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Romania Urges Vaccinations to Stop Measles Outbreak

Could the anti-vaccination movement be responsible for the deaths of 17 children?

13 March 2017

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More than 3,400 people have been infected with measles in the past year, compared to just seven the year before, Romanian Health Minister Florian Bodog said last week, according to Ireland’s public broadcaster RTE, citing


None of the 17 children who died had been vaccinated, Bodog said. Only about 80 percent of Romanians receive the first of the two doses of vaccination recommended by the World Health Organization, and just 50 percent receive the second, he said.


RTE attributes the outbreak to “poverty, the lack of access to health services, and the percentage of parents who refuse to vaccinate their children” – although WHO considers several countries with advanced health systems like Belgium, France, Italy, and Germany, along with Poland and Romania, as high-risk sources of transmission.


Olivia Steer is a Romanian celebrity known for her controversial anti-vaccine stance. Image via AntenaStars/Youtube.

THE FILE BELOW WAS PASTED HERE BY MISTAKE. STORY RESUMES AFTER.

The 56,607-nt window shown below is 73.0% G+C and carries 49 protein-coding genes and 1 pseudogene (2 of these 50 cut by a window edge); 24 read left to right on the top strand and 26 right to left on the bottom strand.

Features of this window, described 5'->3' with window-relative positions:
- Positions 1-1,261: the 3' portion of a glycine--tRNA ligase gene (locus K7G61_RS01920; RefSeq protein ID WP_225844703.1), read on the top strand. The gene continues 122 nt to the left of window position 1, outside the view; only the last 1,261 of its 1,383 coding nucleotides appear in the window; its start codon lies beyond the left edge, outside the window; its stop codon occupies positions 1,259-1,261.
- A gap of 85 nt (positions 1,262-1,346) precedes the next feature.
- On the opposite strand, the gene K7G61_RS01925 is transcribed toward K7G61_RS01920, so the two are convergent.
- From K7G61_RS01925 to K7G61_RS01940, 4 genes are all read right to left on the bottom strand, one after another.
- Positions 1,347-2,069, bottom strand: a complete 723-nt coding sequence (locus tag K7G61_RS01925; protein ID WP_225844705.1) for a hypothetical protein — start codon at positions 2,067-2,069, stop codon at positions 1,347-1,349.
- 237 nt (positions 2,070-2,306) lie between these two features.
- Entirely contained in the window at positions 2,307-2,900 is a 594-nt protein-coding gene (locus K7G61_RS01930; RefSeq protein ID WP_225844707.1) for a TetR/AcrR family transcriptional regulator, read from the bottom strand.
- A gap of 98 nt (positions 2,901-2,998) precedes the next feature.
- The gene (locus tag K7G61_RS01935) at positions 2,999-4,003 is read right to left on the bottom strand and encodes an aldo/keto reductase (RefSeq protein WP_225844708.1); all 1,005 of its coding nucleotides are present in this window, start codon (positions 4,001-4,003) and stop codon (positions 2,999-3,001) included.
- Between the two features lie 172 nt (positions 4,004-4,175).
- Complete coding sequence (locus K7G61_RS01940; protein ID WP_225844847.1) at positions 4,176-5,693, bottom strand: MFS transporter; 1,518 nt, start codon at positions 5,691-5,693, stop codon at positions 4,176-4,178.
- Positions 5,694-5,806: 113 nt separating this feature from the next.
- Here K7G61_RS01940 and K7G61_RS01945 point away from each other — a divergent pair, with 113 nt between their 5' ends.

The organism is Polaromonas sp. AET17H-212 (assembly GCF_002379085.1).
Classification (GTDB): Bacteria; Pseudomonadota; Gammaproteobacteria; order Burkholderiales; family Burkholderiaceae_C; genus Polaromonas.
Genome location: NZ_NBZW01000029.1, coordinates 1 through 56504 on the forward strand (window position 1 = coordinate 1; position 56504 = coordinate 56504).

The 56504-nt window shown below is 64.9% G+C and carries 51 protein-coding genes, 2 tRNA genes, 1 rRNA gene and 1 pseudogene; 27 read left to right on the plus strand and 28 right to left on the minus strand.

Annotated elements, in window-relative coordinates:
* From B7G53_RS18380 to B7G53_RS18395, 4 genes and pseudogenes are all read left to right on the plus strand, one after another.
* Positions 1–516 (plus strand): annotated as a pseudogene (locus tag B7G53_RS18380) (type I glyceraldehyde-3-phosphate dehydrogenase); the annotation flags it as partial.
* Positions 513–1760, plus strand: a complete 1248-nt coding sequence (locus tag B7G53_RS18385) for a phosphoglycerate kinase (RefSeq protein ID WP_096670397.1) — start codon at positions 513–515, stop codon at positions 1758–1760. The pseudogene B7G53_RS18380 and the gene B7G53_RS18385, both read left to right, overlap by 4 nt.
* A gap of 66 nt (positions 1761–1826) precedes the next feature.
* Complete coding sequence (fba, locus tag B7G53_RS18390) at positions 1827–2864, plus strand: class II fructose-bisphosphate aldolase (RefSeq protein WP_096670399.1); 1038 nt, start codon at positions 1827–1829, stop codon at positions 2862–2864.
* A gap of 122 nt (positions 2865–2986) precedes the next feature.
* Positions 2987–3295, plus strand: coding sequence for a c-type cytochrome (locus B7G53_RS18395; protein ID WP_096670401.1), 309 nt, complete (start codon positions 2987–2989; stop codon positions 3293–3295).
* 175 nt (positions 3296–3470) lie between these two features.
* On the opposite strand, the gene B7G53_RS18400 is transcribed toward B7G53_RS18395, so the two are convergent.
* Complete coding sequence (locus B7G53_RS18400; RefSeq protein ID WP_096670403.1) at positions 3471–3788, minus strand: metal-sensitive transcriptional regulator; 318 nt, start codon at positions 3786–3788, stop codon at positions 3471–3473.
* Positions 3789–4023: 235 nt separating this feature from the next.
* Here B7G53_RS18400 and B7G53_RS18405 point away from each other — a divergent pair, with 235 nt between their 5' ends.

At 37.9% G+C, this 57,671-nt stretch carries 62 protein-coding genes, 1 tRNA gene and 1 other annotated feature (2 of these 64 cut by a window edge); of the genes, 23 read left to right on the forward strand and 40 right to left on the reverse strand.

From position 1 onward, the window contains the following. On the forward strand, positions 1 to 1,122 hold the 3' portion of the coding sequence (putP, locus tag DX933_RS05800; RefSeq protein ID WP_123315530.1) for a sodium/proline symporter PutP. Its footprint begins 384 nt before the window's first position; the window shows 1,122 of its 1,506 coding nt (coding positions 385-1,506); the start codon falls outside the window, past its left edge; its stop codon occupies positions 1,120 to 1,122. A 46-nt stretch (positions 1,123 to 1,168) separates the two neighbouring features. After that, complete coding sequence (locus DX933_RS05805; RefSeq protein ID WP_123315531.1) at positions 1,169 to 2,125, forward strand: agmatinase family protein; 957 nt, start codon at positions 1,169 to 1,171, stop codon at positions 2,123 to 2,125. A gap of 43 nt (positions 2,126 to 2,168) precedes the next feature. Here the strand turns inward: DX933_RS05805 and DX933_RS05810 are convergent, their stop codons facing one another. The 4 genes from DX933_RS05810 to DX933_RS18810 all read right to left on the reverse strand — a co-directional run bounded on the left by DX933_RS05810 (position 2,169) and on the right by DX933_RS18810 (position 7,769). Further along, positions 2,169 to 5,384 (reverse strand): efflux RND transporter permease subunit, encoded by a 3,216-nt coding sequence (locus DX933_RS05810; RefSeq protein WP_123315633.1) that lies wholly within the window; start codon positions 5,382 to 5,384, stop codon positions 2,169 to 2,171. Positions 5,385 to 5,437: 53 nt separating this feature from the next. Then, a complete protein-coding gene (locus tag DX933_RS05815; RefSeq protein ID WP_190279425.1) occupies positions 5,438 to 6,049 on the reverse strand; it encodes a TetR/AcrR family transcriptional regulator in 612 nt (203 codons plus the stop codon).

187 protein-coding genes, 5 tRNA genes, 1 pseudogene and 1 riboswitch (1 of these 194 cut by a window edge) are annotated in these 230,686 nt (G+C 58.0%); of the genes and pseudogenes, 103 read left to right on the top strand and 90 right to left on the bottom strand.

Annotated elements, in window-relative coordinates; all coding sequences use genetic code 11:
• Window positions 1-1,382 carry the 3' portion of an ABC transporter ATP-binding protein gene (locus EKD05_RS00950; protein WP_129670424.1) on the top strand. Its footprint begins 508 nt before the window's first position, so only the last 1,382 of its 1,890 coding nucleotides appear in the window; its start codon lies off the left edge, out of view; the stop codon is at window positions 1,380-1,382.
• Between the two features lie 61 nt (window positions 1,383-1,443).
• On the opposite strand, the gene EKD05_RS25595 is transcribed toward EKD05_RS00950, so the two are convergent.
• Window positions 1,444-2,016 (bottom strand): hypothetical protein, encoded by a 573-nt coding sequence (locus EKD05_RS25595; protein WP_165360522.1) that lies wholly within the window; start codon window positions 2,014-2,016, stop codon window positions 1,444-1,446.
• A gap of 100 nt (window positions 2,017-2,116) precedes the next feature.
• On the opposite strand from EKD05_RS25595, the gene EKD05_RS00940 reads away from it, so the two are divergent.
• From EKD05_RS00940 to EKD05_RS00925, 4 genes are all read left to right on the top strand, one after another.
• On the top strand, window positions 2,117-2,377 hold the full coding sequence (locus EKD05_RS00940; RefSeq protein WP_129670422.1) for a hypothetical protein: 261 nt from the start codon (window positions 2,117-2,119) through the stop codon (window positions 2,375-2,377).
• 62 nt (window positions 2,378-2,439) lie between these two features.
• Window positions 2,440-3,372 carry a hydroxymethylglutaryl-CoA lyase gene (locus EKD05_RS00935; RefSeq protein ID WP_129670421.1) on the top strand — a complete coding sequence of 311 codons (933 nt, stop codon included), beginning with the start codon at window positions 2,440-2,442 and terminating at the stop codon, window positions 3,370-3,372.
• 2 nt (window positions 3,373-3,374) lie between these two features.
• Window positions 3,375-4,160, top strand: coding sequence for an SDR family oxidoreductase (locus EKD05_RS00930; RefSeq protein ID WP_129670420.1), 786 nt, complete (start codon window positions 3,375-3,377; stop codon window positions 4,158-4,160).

Romanian celebrities and even scientists are the mouthpieces of the anti-vaccination movement there, Italy’s La Stampa reports, joined by some religious groups, although the Orthodox Church has “somewhat distanced itself from these campaigns and encouraged vaccinations with the caveat that they ‘respect the freedom of the patient.’ ”


There is concern the outbreak could spread to neighboring countries, although the head of Hungary’s National Center for Epidemiology said there was no threat of a national epidemic there, The Associated Press reports. The European Center for Disease Prevention and Control warned last week that "the likelihood of exportation of measles cases [from Romania] is high."




  • Another issue for Romania is shortages of vaccines against measles as well as hepatitis B and pneumococcus, La Stampa writes.


  • Eurostat statistics show that Romania’s infant mortality rate is among the highest in Europe, exceeded only by Macedonia and Turkey.


  • Seven of the 10 countries with the lowest level of confidence in vaccinations were in Europe, according to a study last year by the London School of Hygiene and Tropical Medicine. The French were the biggest vaccine skeptics among the 67 countries surveyed, Euro Scientist writes.

Compiled by Ky Krauthamer

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